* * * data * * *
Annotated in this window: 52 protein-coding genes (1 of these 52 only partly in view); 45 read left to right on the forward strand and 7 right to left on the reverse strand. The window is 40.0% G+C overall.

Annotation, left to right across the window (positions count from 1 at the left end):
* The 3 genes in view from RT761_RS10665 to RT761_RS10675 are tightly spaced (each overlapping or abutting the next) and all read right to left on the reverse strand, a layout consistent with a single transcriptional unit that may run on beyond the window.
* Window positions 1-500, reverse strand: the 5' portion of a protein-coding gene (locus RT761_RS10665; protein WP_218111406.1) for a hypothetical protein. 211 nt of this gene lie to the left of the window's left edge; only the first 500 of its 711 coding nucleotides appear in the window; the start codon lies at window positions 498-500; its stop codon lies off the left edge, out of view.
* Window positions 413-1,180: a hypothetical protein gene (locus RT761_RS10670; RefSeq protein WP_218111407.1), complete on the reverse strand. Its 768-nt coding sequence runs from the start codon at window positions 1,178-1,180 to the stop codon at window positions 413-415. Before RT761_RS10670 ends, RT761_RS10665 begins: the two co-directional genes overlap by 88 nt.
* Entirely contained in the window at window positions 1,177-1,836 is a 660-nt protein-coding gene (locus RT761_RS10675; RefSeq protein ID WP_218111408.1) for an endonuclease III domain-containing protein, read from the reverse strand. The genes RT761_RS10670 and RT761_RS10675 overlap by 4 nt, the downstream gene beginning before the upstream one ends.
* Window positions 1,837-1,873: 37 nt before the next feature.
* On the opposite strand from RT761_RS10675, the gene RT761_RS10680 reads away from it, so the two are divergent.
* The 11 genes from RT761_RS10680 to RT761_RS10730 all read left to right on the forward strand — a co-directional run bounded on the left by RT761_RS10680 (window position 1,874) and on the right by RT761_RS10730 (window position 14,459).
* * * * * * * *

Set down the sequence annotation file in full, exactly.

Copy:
Annotated in this window: 52 protein-coding genes (1 of these 52 only partly in view); 45 read left to right on the forward strand and 7 right to left on the reverse strand. The window is 40.0% G+C overall.

Annotation, left to right across the window (positions count from 1 at the left end):
* The 3 genes in view from RT761_RS10665 to RT761_RS10675 are tightly spaced (each overlapping or abutting the next) and all read right to left on the reverse strand, a layout consistent with a single transcriptional unit that may run on beyond the window.
* Window positions 1-500, reverse strand: the 5' portion of a protein-coding gene (locus RT761_RS10665; protein WP_218111406.1) for a hypothetical protein. 211 nt of this gene lie to the left of the window's left edge; only the first 500 of its 711 coding nucleotides appear in the window; the start codon lies at window positions 498-500; its stop codon lies off the left edge, out of view.
* Window positions 413-1,180: a hypothetical protein gene (locus RT761_RS10670; RefSeq protein WP_218111407.1), complete on the reverse strand. Its 768-nt coding sequence runs from the start codon at window positions 1,178-1,180 to the stop codon at window positions 413-415. Before RT761_RS10670 ends, RT761_RS10665 begins: the two co-directional genes overlap by 88 nt.
* Entirely contained in the window at window positions 1,177-1,836 is a 660-nt protein-coding gene (locus RT761_RS10675; RefSeq protein ID WP_218111408.1) for an endonuclease III domain-containing protein, read from the reverse strand. The genes RT761_RS10670 and RT761_RS10675 overlap by 4 nt, the downstream gene beginning before the upstream one ends.
* Window positions 1,837-1,873: 37 nt before the next feature.
* On the opposite strand from RT761_RS10675, the gene RT761_RS10680 reads away from it, so the two are divergent.
* The 11 genes from RT761_RS10680 to RT761_RS10730 all read left to right on the forward strand — a co-directional run bounded on the left by RT761_RS10680 (window position 1,874) and on the right by RT761_RS10730 (window position 14,459).